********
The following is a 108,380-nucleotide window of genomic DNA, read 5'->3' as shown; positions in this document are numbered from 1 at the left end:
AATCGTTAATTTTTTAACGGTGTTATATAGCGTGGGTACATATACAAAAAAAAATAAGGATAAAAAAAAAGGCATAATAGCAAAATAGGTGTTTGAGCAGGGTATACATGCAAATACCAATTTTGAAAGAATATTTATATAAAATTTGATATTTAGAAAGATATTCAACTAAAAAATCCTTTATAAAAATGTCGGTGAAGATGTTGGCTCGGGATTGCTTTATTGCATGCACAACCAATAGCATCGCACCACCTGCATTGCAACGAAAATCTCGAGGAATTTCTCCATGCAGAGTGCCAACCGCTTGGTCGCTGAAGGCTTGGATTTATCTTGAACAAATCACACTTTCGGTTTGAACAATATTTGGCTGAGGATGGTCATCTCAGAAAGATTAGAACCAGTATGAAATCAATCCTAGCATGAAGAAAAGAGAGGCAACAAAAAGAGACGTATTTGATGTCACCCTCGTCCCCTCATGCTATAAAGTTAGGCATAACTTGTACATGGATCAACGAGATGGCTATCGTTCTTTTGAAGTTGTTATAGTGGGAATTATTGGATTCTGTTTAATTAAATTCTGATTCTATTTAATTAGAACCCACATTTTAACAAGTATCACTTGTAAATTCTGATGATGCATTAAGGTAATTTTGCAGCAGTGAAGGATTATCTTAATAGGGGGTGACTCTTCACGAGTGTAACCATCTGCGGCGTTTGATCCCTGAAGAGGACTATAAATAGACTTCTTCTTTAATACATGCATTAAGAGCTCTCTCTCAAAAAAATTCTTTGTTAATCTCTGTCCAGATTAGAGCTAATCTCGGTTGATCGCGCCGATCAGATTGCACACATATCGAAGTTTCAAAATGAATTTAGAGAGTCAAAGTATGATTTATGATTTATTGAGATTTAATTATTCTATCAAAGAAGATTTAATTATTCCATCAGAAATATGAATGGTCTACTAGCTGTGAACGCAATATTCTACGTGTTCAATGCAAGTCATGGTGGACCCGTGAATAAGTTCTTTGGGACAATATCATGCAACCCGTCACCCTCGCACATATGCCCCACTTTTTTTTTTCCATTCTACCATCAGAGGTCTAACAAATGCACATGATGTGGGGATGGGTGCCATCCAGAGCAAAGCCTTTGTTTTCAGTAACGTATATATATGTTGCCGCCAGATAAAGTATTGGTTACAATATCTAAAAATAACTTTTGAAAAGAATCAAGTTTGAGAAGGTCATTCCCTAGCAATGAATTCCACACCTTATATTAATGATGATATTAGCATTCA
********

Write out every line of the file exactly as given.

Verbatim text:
The following is a 108,380-nucleotide window of genomic DNA, read 5'->3' as shown; positions in this document are numbered from 1 at the left end:
AATCGTTAATTTTTTAACGGTGTTATATAGCGTGGGTACATATACAAAAAAAAATAAGGATAAAAAAAAAGGCATAATAGCAAAATAGGTGTTTGAGCAGGGTATACATGCAAATACCAATTTTGAAAGAATATTTATATAAAATTTGATATTTAGAAAGATATTCAACTAAAAAATCCTTTATAAAAATGTCGGTGAAGATGTTGGCTCGGGATTGCTTTATTGCATGCACAACCAATAGCATCGCACCACCTGCATTGCAACGAAAATCTCGAGGAATTTCTCCATGCAGAGTGCCAACCGCTTGGTCGCTGAAGGCTTGGATTTATCTTGAACAAATCACACTTTCGGTTTGAACAATATTTGGCTGAGGATGGTCATCTCAGAAAGATTAGAACCAGTATGAAATCAATCCTAGCATGAAGAAAAGAGAGGCAACAAAAAGAGACGTATTTGATGTCACCCTCGTCCCCTCATGCTATAAAGTTAGGCATAACTTGTACATGGATCAACGAGATGGCTATCGTTCTTTTGAAGTTGTTATAGTGGGAATTATTGGATTCTGTTTAATTAAATTCTGATTCTATTTAATTAGAACCCACATTTTAACAAGTATCACTTGTAAATTCTGATGATGCATTAAGGTAATTTTGCAGCAGTGAAGGATTATCTTAATAGGGGGTGACTCTTCACGAGTGTAACCATCTGCGGCGTTTGATCCCTGAAGAGGACTATAAATAGACTTCTTCTTTAATACATGCATTAAGAGCTCTCTCTCAAAAAAATTCTTTGTTAATCTCTGTCCAGATTAGAGCTAATCTCGGTTGATCGCGCCGATCAGATTGCACACATATCGAAGTTTCAAAATGAATTTAGAGAGTCAAAGTATGATTTATGATTTATTGAGATTTAATTATTCTATCAAAGAAGATTTAATTATTCCATCAGAAATATGAATGGTCTACTAGCTGTGAACGCAATATTCTACGTGTTCAATGCAAGTCATGGTGGACCCGTGAATAAGTTCTTTGGGACAATATCATGCAACCCGTCACCCTCGCACATATGCCCCACTTTTTTTTTTCCATTCTACCATCAGAGGTCTAACAAATGCACATGATGTGGGGATGGGTGCCATCCAGAGCAAAGCCTTTGTTTTCAGTAACGTATATATATGTTGCCGCCAGATAAAGTATTGGTTACAATATCTAAAAATAACTTTTGAAAAGAATCAAGTTTGAGAAGGTCATTCCCTAGCAATGAATTCCACACCTTATATTAATGATGATATTAGCATTCA